Or... How can an "Executive," "Administrative," or "Professional" make
The CEO of Wells Fargo recently promised to rehire any of the workers it fired under an aggressive, even abusive, sales structure. Whether some or all of those workers will want their jobs back is an interesting question. If you have been the victim of wrongful termination, harassment, discrimination or other employment law violations, the relief you seek really depends on your goals.
"Or, why we'd like to help everyone, and why we can't"
The Fair Labor Standards Act is a Federal statute that, in essence, and put simply, requires that all workers of the 50 states and territories who are not "exempt" from being entitled to overtime pay (for work in excess of 40 hours in a given week) must get that pay. It's a long statute and there are a lot of twists and turns, but that, in essence, is it.
Employers are forbidden by state and federal laws to engage in a number of abusive or discriminatory behaviors. They cannot, for example, refuse to hire you or bully, abuse or intimidate you based on your race, gender, ethnicity, nation of origin, general identity or expression, sexual orientation, disability or age. Employers generally must comply with rules about minimum wage, overtime pay, family and medical leave and more. Unfortunately, that does not mean that employers must conduct themselves in a reasonable or caring manner. There are any number of common practices among employers that fly in the face of decency and logic. Among those are hiring practices that can turn a criminal record into a lifetime of poverty and dependency.
To hear some employers tell it, avoiding lawsuits for employment law violations is incredibly complex. The truth is that many violations of worker rights involve employers trying to save money or avoid the hassle of firing obviously inappropriate personnel. It is not difficult for employers to obey the state and federal laws protecting employees. Many simply choose not to. An insurance company whose clients include many small- and medium-sized businesses recently conducted a study of employee lawsuits against employers. The advice that came out of that study is that simple measures all employers should have in place would prevent many of these lawsuits.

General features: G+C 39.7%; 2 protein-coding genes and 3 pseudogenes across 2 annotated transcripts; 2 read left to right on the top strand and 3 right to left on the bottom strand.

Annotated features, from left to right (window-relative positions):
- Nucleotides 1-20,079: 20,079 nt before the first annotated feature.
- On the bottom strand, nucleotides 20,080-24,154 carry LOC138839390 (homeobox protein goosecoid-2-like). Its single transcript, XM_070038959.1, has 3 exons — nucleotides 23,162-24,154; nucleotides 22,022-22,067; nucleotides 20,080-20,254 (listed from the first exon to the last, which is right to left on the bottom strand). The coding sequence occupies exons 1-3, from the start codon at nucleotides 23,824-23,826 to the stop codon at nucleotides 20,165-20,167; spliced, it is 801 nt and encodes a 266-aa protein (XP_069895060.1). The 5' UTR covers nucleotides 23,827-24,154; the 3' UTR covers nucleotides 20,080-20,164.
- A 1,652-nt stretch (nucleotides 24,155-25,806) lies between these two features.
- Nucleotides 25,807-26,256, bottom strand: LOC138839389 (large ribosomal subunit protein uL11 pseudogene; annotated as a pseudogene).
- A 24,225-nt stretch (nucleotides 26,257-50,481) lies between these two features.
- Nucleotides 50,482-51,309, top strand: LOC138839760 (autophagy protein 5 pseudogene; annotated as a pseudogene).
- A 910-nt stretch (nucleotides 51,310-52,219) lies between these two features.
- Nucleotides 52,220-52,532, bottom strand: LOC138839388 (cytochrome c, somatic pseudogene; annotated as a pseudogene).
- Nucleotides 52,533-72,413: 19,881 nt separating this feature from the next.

The New Jersey Law Against Discrimination is a civil rights statute that prohibits a wide range of discrimination, including employment discrimination based on gender identity or expression, gender role and transgender status. The law is an attempt to protect some of the most disadvantaged communities in the nation. Transgender people, despite recent progress, still face an uphill battle in securing their rights in employment and other areas of life.
On September 19, 2014, The United States District Court for the District of New Jersey denied an attempt by Avis to appeal the certification of a class of shift managers who were denied overtime pay by Avis. Like the frequent use of so-called independent contractor status to deny overtime, employers also play games with titles, giving employees "manager" titles, even though those employees don't have any real managerial responsibility, in order to avoid paying them overtime and require them to work excessive hours week in and week out.
Designating a worker as an independent contractor, rather than an employee, can save a company a substantial amount of money. The Department of Labor has increased efforts to punish companies who use this designation improperly. The Internal Revenue Service, too, has sought to punish employers who misclassify workers as independent contractors. The practice has continued because the financial temptation to misclassify is simply too great.
Many people here in New Jersey know that there are employment laws that protect a person from wrongful termination. In the event that an employer fires a worker for exercising their employee rights, that employee does have the right to file a complaint against their employer. It's worth noting though that not all cases result in compensation, even if you feel like your rights were violated.